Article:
So many of the items we use daily are packaged in plastic, and plastic packaging accounts for 40% of plastic production! To reduce your plastic use, shop at bulk stores and farmers markets, or make your own products! Click here for a variety of recipes for common food items that too often are only sold in plastic packaging, including energy bars, granola bars, crackers, bread, and hummus. Or, try one of these DIY recipes for personal care products that exfoliate with natural ingredients – they will help you avoid microplastics AND plastic packaging!
Week Four Tips: Support Widescale Change
What can we do, as individuals and as a society, to turn the tide of plastic that is flooding the planet?
As consumers, we can do a lot to reduce our plastic use. But to make a greater impact, we must also hold the plastic industry responsible for the products and packaging they create. In February 2020, a groundbreaking new federal bill was introduced in Congress: the Break Free From Plastic Pollution Act — the first comprehensive bill in Congress to address the plastic pollution crisisthat would make producers of certain products, including plastic packaging, beverage bottles, food containers, and single-use products, responsible for these products after consumer use. Take action and support this bill today!
TIP #2: Support businesses that are part of the solution.
Bulk stores and farmers markets have traditionally skipped plastic packaging in favor of reusables—or no packaging at all. Seek out your local bulk stores and farmers markets to support businesses that don’t heavily rely on plastic packaging! Check out this Bulk Finder app from Zero Waste Home to help you find locations near you with bulk buying options:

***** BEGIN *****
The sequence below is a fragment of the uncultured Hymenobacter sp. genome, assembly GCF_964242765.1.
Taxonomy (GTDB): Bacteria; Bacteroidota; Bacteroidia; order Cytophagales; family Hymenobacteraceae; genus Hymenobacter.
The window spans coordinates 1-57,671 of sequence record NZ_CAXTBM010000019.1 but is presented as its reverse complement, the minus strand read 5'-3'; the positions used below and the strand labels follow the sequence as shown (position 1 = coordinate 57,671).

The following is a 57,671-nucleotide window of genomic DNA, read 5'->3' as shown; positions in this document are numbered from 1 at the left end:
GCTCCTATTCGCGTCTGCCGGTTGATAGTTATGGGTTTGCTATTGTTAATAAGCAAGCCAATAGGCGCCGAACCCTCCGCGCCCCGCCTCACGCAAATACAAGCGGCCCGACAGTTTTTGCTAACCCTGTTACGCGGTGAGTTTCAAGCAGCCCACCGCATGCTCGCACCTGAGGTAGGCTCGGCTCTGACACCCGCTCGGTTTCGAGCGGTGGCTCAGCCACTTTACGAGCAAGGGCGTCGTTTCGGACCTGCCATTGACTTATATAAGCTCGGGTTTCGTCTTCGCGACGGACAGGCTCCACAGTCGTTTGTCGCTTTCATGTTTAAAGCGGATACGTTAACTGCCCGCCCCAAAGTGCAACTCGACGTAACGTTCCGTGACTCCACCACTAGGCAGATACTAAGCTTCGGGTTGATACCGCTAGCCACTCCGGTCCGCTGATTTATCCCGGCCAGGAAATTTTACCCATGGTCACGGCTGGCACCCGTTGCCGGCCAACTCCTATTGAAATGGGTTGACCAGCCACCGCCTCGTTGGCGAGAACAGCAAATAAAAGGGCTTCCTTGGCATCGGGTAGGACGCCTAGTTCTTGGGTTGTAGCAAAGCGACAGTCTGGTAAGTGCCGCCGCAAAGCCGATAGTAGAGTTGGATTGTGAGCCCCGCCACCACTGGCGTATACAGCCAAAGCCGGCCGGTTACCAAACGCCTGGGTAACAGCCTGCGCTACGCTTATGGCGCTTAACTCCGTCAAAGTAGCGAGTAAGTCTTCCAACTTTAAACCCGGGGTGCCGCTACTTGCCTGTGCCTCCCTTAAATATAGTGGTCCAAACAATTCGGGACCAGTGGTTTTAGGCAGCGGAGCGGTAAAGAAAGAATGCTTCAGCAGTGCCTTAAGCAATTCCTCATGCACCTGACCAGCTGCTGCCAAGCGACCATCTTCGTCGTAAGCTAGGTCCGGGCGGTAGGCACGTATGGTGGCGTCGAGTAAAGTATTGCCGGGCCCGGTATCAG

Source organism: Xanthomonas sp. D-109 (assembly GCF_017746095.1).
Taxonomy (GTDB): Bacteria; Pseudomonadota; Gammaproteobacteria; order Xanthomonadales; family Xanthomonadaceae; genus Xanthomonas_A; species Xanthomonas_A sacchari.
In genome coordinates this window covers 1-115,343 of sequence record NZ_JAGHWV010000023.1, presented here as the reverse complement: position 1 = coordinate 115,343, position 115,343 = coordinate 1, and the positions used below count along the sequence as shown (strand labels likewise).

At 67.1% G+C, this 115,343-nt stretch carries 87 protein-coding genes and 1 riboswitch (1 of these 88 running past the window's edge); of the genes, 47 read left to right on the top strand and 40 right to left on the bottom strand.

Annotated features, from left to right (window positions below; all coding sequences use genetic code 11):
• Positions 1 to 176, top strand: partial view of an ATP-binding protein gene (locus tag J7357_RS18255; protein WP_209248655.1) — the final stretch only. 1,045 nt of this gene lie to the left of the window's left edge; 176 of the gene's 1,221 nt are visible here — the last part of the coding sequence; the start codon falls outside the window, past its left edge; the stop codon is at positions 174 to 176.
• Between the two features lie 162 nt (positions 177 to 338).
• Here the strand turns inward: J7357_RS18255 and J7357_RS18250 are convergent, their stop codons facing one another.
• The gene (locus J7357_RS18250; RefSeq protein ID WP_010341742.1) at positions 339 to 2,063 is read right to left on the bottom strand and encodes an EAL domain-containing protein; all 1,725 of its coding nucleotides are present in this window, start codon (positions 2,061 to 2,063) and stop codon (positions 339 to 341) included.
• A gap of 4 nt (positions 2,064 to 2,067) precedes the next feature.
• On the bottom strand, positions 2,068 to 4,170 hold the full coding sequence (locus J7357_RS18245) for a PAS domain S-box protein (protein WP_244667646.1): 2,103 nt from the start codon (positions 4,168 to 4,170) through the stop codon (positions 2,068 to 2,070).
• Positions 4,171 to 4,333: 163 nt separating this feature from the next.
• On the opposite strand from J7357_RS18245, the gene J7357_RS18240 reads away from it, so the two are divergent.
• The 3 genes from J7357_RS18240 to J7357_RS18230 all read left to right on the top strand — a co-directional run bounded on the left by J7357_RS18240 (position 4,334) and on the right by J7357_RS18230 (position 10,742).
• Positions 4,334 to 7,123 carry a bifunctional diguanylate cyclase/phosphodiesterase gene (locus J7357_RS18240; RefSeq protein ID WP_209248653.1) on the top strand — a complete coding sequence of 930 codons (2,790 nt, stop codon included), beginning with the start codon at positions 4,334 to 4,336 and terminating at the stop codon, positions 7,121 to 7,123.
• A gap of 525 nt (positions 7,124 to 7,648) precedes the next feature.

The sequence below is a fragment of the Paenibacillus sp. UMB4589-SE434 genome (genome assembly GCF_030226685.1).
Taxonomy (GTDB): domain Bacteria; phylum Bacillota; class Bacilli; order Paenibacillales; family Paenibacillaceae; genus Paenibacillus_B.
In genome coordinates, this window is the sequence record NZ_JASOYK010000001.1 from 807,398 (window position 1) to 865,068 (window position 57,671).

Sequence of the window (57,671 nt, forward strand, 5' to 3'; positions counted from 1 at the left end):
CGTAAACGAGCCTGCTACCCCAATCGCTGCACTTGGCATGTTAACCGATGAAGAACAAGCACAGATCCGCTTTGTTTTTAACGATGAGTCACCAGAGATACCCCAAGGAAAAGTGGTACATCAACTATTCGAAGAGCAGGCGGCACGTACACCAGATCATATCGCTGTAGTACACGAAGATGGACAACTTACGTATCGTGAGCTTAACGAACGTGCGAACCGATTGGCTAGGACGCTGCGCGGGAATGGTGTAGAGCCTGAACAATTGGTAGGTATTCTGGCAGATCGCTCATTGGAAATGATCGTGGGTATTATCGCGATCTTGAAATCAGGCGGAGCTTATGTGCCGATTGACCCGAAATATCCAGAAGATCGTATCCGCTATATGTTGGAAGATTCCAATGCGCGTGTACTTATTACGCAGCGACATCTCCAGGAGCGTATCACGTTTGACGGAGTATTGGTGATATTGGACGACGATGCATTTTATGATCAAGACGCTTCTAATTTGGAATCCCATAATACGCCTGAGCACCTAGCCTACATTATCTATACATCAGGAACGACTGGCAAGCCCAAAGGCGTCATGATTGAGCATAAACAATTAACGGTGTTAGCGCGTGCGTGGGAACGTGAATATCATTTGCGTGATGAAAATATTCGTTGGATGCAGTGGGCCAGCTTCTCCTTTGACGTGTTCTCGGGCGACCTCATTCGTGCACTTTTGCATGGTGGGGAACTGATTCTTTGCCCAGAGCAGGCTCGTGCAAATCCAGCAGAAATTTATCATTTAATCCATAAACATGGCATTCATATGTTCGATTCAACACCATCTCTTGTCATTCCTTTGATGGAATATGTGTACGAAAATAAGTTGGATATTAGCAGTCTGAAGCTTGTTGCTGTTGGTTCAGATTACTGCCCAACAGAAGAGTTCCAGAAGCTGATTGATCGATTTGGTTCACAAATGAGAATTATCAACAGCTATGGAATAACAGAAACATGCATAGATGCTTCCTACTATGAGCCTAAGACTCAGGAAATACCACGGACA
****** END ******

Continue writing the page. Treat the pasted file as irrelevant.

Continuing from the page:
Support businesses that are listening to consumers’ concerns over plastic waste and innovating ways to reduce plastic packaging. For example, Only Natural Pet—the nation’s leading brand of natural petsupplies—is reducing plastic packaging used to hold pet foods, and Organic India, maker of wellness supplements to support body, mind, and spirit, chooses glass packaging over plastic.Whenever possible, purchase from businesses that are reducing their use of unnecessary plastic.
Loop,which launched in select cities in 2019, reimagines the modern shopping experience, bringing back the old “milkman” system where new items from dozens of brands are delivered to your home, and at the same time old containers are picked up, washed, and refilled again and again. This platform shifts the responsibility of packaging from the shopper to the producer. Sign up for Loop, available in the northeastern US, or request that Loop offer services where you live. Are you a Denver resident? Check out Infinity Goods— a plastic-free groceries delivery service!
TIP #3: Find and Use Plastic Alternatives.
Beyond reducing our own consumption of single-use plastics and plastic packaging (and not just the non-recyclable ones), you can vote with your dollar to support non-plastic alternatives in the marketplace. We don’t need plastics for many of the applications in which we use it. Medical plastics? Definitely necessary. Shrink-wrapping a cantaloupe and putting it on a polystyrene tray? Nope, don’t need it.
Click here to see all Plastic Free July Challenges.